“Think about how the situation must have looked from an Uber employee’s perspective. Asking them to leave within two hours and going to a Grab town hall a day later could make staff feel ‘chased off the yard’ and then ordered to the new boss’ house. Nobody wants to be treated this way,” Voedisch added.

For Mutant’s Marican, a town hall meeting jointly-hosted by Uber and Grab in the morning would have been a lot more personal than an email, allowing employees to ask questions and squashing doubts and rumours.

“Reacting to negative rumours, Grab was put in defence mode as they had to explain how they had no access to communicate with Uber employees,” Marican explained, adding that it is also important to pick the right channels to communicate with F&B vendors and drivers. This will leave no room for speculation and third-party communication from the likes of ComfortDelGro.

​Also weighing in on the situation was David Lian, managing director of Zeno Malaysia, who said that the key learning point here is viewing the acquisition through the eyes of employees. This is because employees would likely not be at ease after being told to leave the premises on a short notice, even if they are still being paid.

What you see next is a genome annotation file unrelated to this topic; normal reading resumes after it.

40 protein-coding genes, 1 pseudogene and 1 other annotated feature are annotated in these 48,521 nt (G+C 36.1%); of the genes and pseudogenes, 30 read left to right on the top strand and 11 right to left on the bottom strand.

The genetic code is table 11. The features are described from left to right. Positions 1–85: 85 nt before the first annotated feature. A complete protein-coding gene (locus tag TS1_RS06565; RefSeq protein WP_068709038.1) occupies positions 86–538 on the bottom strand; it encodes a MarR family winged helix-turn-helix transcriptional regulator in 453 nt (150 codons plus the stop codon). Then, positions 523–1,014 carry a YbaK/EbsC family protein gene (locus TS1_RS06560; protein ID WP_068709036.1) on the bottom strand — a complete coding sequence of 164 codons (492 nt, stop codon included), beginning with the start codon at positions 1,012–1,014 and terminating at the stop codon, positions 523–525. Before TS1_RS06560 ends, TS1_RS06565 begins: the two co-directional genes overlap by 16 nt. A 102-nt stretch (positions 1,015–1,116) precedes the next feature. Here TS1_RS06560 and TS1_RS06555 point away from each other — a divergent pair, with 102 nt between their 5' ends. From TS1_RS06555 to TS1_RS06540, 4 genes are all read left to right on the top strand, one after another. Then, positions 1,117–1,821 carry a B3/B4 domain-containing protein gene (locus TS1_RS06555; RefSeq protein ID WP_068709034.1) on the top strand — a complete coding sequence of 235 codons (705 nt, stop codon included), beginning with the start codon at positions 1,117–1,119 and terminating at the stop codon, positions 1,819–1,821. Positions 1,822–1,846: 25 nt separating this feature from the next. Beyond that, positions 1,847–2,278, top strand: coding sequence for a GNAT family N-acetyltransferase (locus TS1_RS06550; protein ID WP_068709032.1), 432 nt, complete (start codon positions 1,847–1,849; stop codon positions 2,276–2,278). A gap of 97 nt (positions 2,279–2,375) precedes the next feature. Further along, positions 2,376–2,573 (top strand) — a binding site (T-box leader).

“The big question all Uber employees have on their minds is whether they have a future or should they start looking for jobs. And these questions are spilling out onto social media,” Lian said.

Lian explained that it is not rocket science to say companies should anticipate questions employees will have and ensure they are answered satisfactorily before any kind of public announcement. He added that a good litmus test is to ask “If this happened to me, how would I react?”

“While Grab has stepped forward to say they are ‘committed to try and find a suitable role’ for Uber employees, it’s not enough. What Uber should have done was to provide clarity and earmark a communications process beforehand, followed by communicating this to employees before the public announcement,” Lian said, adding:

Most employees just want to know what happens next.

“The fact that a town hall was scheduled so late in the day, gave a lot of time for employees to be confused, angry and subsequently air their frustration on social media,” Lian added.